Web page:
Jesusbecame (γενόμενος, a form of γίνομαι) a priest forever in the order of Melchizedek.  This alludes to Psalm 110:4, contrasted in the table below.

Hebrews 6:20b (NET)

Psalms 110:4 (Septuagint)

κατὰ τὴν τάξιν Μελχισέδεκ ἀρχιερεὺς γενόμενος εἰς τὸν αἰῶνα ἱερεὺς εἰς τὸν αἰῶνα κατὰ τὴν τάξιν Μελχισεδεκ

The order of phrases was reversed from the Septuagint: κατὰ τὴν τάξιν Μελχισέδεκ (NET: in the order of Melchizedek) preceded ἀρχιερεὺς…εἰς τὸν αἰῶνα (NET: a priest forever).  Also ἀρχιερεὺς (high priest) replaced ἱερεὺς (priest).  I’m noting it here because Hebrews 7:17b was a verbatim quote.

Hebrews 7:17b (NET)

Psalms 110:4 (Septuagint)

ἱερεὺς εἰς τὸν αἰῶνα κατὰ τὴν τάξιν Μελχισέδεκ ἱερεὺς εἰς τὸν αἰῶνα κατὰ τὴν τάξιν Μελχισεδεκ

Now this Melchizedek, the writer of Hebrews explained, king of Salem, priest of the most high God, met Abraham (Genesis 14:17-24) as he was returning from defeating the kings and blessed him.  To him also Abraham apportioned a tithe of everything.  His name first means king of righteousness, then king of Salem, that is, king of peace.  Without father, without mother, without genealogy, he has neither beginning of days nor end of life but is like the son of God, and he remains a priest for all time. [7]

The Jewish Encyclopedia (1906) entry on Melchizedek read:

The story is neither an invention nor the product of a copyist’s error, as Cheyne (“Encyc. Bibl.”) thinks, but rests upon ancient Jerusalemic tradition (as Josephus, “B. J.” vi. 10, affirms; comp. Gunkel, “Genesis,” 1901, p. 261), “Zedek” being an ancient name of Jerusalem…The city’s first king, accordingly, was known either as “Adoni Zedek” (Josh. x. 1 et seq. ; comp. Judges i. 5-7, where “Adonizedek” is the correct reading) or as “Malkizedek.”  The fact that he united the royal with the priestly dignity, like all ancient (heathen) kings, made him a welcome type to the composer of the triumphal song (Ps. cx.).

Adoni-Zedek was one of the five kings Joshua killed (Joshua 10:22-27).  The writer of Hebrews, however, who I think wrote down what Jesus taught his disciples after his resurrection, highlighted a change in the law based on δύναμιν ζωῆς ἀκαταλύτου, the power of an indestructible life (Hebrews 7:12-17 NET):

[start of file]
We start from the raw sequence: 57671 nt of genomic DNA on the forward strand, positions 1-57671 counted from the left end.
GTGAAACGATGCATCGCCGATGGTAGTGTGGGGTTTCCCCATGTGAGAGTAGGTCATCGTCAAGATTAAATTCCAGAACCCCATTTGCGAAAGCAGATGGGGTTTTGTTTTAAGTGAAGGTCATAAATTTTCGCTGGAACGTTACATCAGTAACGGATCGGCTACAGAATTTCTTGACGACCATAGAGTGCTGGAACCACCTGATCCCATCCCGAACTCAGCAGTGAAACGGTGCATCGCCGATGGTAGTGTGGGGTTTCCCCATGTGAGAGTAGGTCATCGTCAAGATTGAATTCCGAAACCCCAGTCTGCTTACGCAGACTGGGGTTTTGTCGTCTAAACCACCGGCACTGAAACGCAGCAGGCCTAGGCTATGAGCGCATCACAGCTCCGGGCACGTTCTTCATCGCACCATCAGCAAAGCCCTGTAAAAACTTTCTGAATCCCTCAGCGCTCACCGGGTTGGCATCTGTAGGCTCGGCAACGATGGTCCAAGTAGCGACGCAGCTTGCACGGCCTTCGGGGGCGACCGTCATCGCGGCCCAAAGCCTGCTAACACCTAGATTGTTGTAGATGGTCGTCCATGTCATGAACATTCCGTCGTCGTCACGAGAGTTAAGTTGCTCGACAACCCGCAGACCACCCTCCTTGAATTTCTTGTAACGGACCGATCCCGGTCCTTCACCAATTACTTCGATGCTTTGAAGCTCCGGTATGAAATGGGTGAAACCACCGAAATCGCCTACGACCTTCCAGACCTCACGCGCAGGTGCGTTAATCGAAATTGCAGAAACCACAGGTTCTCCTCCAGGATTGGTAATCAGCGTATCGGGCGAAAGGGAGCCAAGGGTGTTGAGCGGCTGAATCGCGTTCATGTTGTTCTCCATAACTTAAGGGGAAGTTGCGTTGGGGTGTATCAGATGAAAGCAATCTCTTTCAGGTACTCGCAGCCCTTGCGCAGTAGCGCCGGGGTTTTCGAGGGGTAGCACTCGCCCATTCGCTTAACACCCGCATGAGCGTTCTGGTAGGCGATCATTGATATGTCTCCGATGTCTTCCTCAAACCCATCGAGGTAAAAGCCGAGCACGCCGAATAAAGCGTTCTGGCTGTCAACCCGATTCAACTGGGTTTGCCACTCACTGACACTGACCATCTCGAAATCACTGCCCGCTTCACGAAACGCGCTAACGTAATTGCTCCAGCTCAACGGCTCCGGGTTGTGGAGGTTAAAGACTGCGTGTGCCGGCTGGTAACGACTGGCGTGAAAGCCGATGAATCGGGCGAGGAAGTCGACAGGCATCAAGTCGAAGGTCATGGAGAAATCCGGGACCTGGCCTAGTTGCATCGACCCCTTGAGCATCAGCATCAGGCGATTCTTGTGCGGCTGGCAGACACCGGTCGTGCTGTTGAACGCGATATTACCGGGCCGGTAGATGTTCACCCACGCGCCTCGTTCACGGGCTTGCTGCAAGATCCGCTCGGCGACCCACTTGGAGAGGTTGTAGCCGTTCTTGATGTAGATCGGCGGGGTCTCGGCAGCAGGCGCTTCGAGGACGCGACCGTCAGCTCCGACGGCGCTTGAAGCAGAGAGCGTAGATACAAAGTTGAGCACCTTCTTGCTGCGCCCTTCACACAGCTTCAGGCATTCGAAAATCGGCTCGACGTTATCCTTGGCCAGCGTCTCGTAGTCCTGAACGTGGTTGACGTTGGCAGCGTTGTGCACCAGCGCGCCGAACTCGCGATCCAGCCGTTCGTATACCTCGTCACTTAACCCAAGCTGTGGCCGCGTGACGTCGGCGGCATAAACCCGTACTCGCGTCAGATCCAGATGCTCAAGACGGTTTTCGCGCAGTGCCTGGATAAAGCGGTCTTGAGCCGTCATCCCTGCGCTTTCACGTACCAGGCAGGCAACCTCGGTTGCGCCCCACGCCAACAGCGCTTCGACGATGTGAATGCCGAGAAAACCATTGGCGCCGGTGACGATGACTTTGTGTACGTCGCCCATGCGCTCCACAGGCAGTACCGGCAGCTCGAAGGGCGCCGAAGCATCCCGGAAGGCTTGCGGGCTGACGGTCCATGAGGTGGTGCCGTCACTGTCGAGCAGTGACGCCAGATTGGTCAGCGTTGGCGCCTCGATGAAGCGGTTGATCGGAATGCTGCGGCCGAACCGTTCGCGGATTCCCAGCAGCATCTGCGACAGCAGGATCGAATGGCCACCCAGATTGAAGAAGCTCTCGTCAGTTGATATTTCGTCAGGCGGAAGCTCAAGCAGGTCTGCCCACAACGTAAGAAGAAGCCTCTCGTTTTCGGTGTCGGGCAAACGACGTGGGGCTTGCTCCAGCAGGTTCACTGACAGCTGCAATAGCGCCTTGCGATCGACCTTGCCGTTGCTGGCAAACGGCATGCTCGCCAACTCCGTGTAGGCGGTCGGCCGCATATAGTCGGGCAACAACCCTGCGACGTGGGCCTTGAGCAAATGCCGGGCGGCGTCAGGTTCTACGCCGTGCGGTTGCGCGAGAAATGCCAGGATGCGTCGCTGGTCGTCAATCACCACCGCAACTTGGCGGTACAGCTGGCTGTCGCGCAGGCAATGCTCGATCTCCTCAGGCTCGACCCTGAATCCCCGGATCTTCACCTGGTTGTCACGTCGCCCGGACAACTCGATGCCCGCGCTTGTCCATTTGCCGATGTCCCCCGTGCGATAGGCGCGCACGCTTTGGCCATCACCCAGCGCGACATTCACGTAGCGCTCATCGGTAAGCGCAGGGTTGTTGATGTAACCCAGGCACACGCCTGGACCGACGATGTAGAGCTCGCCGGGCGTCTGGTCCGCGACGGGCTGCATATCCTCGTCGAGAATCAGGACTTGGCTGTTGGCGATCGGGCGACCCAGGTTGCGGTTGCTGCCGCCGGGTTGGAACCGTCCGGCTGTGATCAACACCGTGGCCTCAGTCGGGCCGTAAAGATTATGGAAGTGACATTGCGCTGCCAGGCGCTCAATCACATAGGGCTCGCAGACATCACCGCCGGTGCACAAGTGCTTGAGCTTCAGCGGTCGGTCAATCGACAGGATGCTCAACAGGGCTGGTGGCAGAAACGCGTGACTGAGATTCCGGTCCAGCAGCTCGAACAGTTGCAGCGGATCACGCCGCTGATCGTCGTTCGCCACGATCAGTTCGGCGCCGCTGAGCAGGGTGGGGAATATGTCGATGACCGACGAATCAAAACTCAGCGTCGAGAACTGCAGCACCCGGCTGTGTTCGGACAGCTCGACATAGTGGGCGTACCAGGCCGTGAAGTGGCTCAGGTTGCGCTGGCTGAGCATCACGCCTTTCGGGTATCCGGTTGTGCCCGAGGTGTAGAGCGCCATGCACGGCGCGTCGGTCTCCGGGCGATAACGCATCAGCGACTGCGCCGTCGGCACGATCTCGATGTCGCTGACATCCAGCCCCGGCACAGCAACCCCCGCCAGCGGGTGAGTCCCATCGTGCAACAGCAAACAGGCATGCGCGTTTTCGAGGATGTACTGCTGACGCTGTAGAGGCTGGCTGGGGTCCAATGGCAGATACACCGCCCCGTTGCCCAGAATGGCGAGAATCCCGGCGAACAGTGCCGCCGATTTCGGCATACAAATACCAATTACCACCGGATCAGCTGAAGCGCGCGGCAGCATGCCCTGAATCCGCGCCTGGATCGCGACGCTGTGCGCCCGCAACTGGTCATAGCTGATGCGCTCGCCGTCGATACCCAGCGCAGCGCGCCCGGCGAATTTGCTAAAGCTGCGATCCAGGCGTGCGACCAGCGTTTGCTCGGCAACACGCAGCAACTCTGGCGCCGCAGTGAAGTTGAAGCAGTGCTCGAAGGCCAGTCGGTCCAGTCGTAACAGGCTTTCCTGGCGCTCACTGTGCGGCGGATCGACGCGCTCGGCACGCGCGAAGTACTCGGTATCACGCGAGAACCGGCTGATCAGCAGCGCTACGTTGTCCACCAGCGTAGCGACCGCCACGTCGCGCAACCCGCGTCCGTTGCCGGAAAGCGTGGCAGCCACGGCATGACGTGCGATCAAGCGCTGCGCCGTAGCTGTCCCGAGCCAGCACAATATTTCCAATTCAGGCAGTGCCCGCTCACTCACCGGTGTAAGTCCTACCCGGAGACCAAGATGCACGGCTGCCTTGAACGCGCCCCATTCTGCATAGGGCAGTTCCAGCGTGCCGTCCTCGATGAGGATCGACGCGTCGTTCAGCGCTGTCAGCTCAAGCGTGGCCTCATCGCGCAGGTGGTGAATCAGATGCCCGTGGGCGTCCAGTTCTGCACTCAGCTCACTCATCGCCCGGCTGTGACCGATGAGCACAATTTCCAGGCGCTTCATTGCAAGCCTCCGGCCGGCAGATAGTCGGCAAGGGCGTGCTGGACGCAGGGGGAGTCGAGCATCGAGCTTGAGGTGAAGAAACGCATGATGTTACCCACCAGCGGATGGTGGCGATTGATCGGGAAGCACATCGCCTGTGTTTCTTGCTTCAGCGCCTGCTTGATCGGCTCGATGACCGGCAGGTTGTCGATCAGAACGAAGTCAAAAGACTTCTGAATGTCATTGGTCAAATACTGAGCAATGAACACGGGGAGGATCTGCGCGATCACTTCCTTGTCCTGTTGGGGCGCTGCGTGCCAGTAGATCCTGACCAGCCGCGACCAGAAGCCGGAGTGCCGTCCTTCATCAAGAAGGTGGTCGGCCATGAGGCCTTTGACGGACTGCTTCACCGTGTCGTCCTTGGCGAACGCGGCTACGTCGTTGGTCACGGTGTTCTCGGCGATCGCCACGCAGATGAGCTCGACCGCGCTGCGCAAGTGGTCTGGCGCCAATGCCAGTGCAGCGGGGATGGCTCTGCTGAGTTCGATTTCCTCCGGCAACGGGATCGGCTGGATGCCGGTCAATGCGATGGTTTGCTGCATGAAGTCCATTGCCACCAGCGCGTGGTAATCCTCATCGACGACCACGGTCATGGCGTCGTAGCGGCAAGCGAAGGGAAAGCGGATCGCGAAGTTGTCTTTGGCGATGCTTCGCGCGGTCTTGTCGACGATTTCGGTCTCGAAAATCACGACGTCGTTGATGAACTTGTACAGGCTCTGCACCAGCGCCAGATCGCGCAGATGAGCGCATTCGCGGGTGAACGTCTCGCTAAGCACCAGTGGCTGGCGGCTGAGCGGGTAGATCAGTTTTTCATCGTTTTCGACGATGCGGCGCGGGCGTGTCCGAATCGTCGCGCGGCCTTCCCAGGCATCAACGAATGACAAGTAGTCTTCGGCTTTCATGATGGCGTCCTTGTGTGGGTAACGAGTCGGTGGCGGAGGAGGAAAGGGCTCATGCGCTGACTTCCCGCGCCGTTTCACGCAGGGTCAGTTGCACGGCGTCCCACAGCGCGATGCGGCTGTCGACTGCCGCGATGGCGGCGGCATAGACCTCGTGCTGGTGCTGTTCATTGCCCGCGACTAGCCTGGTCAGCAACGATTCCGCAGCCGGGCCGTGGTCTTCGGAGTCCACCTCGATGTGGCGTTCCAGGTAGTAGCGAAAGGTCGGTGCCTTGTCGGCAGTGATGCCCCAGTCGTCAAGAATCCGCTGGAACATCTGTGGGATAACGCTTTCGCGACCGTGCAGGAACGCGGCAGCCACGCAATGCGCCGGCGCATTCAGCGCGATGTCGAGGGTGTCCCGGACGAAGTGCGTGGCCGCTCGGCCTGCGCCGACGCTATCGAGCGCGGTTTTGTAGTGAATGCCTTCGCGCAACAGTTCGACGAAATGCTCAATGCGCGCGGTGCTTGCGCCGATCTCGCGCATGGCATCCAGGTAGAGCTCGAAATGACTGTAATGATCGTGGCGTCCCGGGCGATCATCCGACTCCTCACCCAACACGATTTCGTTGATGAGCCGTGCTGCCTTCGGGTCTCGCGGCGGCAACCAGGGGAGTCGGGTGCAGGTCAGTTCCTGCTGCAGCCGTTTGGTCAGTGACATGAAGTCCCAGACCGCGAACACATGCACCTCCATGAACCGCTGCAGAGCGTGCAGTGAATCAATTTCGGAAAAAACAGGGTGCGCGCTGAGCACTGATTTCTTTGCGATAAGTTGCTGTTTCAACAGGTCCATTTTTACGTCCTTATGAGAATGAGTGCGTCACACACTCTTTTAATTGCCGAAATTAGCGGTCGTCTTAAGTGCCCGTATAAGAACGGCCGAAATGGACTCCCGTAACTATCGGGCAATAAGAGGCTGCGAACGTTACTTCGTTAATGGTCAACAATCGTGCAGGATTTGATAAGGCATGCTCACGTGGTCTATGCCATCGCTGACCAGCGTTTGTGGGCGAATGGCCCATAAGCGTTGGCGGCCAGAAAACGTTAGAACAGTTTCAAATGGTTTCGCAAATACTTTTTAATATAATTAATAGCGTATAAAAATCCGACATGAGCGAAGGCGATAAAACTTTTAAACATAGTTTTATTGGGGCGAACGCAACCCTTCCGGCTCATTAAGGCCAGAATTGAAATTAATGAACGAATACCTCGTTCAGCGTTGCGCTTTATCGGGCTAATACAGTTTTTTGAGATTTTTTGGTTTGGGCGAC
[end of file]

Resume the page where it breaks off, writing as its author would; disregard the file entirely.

For when the priesthood changes, a change in the law must come as well.  Yet the one these things are spoken about belongs to a different tribe, and no one from that tribe has ever officiated at the altar.  For it is clear that our Lord is descended from Judah, yet Moses[8] said nothing about priests[9] in connection with that tribe.  And this is even clearer if another priest arises in the likeness of Melchizedek, who has become a priest not by a legal regulation about physical[10] descent but by the power of an indestructible (ἀκαταλύτου, a form of ἀκατάλυτος) life.  For here is the testimony about him: “You are a priest forever in the order of Melchizedek.”

The verb translated here is the testimony was μαρτυρεῖται (a form of μαρτυρέω) in the NET parallel Greek text and NA28.  In the Stephanus Textus Receptus and Byzantine Majority Text it was μαρτυρει (KJV: he testifieth).  The only difference between them is that the former is passive while the latter is active.  This exercise reminded me that God testifies through David’s psalm whether the verb is active or passive.

In 1906 Isidore Singer and Kaufmann Kohler claimed that Adoni-Bezek (Judges 1:5-7) was actually Adoni-Zedek or Melchizedek.  So whether Melchizedek was a line of king-priests or some otherworldy being, his reputation for an indestructible life was what the Holy Spirit keyed on.  And though the philosophical bent of my mind usually groans and rolls its metaphorical eyes when confronted with prefigures and types, I have to acknowledge the unsettling oddity if Israel was obliged to kill the king of righteousness and peace more than once (the second time he died in captivity in Jerusalem) during their conquest of Canaan.

The writer of Hebrews continued with Jesus’ actual point (Hebrews 7:18, 19 NET):

On the one hand a former command is set aside because it is weak and useless, for the law made nothing perfect (ἐτελείωσεν, a form of τελειόω).  On the other hand a better hope is introduced, through which we draw near to God.

The KJV reads: For the law made nothing perfect, but the bringing in of a better hope did…  It is almost unique among English translations.  Paul described this better hope as the love of God…poured out in our hearts through the Holy Spirit who was given to us (Romans 5:1-5 NET):